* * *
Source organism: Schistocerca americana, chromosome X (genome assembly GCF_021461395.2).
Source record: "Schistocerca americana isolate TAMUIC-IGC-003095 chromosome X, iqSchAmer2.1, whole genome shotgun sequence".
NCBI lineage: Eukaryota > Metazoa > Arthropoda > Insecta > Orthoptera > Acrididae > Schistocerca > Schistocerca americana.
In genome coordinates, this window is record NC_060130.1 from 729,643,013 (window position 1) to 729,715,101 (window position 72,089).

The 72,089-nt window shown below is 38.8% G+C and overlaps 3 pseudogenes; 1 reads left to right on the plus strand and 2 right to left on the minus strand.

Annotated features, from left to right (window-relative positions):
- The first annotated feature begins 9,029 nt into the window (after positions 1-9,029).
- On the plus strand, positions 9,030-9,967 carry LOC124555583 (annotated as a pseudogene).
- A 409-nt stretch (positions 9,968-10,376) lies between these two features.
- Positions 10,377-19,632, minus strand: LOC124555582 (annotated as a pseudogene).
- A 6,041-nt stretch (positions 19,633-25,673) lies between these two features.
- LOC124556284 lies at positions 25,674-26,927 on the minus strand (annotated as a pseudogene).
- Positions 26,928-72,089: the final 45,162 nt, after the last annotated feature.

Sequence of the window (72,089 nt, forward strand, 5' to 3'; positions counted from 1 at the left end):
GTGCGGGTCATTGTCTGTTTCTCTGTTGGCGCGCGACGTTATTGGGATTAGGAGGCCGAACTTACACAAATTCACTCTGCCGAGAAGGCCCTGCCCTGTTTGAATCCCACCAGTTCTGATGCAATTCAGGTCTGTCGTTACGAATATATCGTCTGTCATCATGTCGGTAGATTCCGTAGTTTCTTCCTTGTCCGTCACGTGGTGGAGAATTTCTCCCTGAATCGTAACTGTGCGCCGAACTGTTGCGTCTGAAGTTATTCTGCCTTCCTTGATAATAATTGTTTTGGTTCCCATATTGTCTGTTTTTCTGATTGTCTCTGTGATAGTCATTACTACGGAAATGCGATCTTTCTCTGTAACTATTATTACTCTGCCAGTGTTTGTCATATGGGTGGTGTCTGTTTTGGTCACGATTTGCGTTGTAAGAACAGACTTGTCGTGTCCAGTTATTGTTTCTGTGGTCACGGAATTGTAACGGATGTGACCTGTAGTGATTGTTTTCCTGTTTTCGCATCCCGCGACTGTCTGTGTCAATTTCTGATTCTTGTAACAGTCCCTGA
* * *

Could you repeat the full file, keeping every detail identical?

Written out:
Source organism: Schistocerca americana, chromosome X (genome assembly GCF_021461395.2).
Source record: "Schistocerca americana isolate TAMUIC-IGC-003095 chromosome X, iqSchAmer2.1, whole genome shotgun sequence".
NCBI lineage: Eukaryota > Metazoa > Arthropoda > Insecta > Orthoptera > Acrididae > Schistocerca > Schistocerca americana.
In genome coordinates, this window is record NC_060130.1 from 729,643,013 (window position 1) to 729,715,101 (window position 72,089).

The 72,089-nt window shown below is 38.8% G+C and overlaps 3 pseudogenes; 1 reads left to right on the plus strand and 2 right to left on the minus strand.

Annotated features, from left to right (window-relative positions):
- The first annotated feature begins 9,029 nt into the window (after positions 1-9,029).
- On the plus strand, positions 9,030-9,967 carry LOC124555583 (annotated as a pseudogene).
- A 409-nt stretch (positions 9,968-10,376) lies between these two features.
- Positions 10,377-19,632, minus strand: LOC124555582 (annotated as a pseudogene).
- A 6,041-nt stretch (positions 19,633-25,673) lies between these two features.
- LOC124556284 lies at positions 25,674-26,927 on the minus strand (annotated as a pseudogene).
- Positions 26,928-72,089: the final 45,162 nt, after the last annotated feature.

Sequence of the window (72,089 nt, forward strand, 5' to 3'; positions counted from 1 at the left end):
GTGCGGGTCATTGTCTGTTTCTCTGTTGGCGCGCGACGTTATTGGGATTAGGAGGCCGAACTTACACAAATTCACTCTGCCGAGAAGGCCCTGCCCTGTTTGAATCCCACCAGTTCTGATGCAATTCAGGTCTGTCGTTACGAATATATCGTCTGTCATCATGTCGGTAGATTCCGTAGTTTCTTCCTTGTCCGTCACGTGGTGGAGAATTTCTCCCTGAATCGTAACTGTGCGCCGAACTGTTGCGTCTGAAGTTATTCTGCCTTCCTTGATAATAATTGTTTTGGTTCCCATATTGTCTGTTTTTCTGATTGTCTCTGTGATAGTCATTACTACGGAAATGCGATCTTTCTCTGTAACTATTATTACTCTGCCAGTGTTTGTCATATGGGTGGTGTCTGTTTTGGTCACGATTTGCGTTGTAAGAACAGACTTGTCGTGTCCAGTTATTGTTTCTGTGGTCACGGAATTGTAACGGATGTGACCTGTAGTGATTGTTTTCCTGTTTTCGCATCCCGCGACTGTCTGTGTCAATTTCTGATTCTTGTAACAGTCCCTGA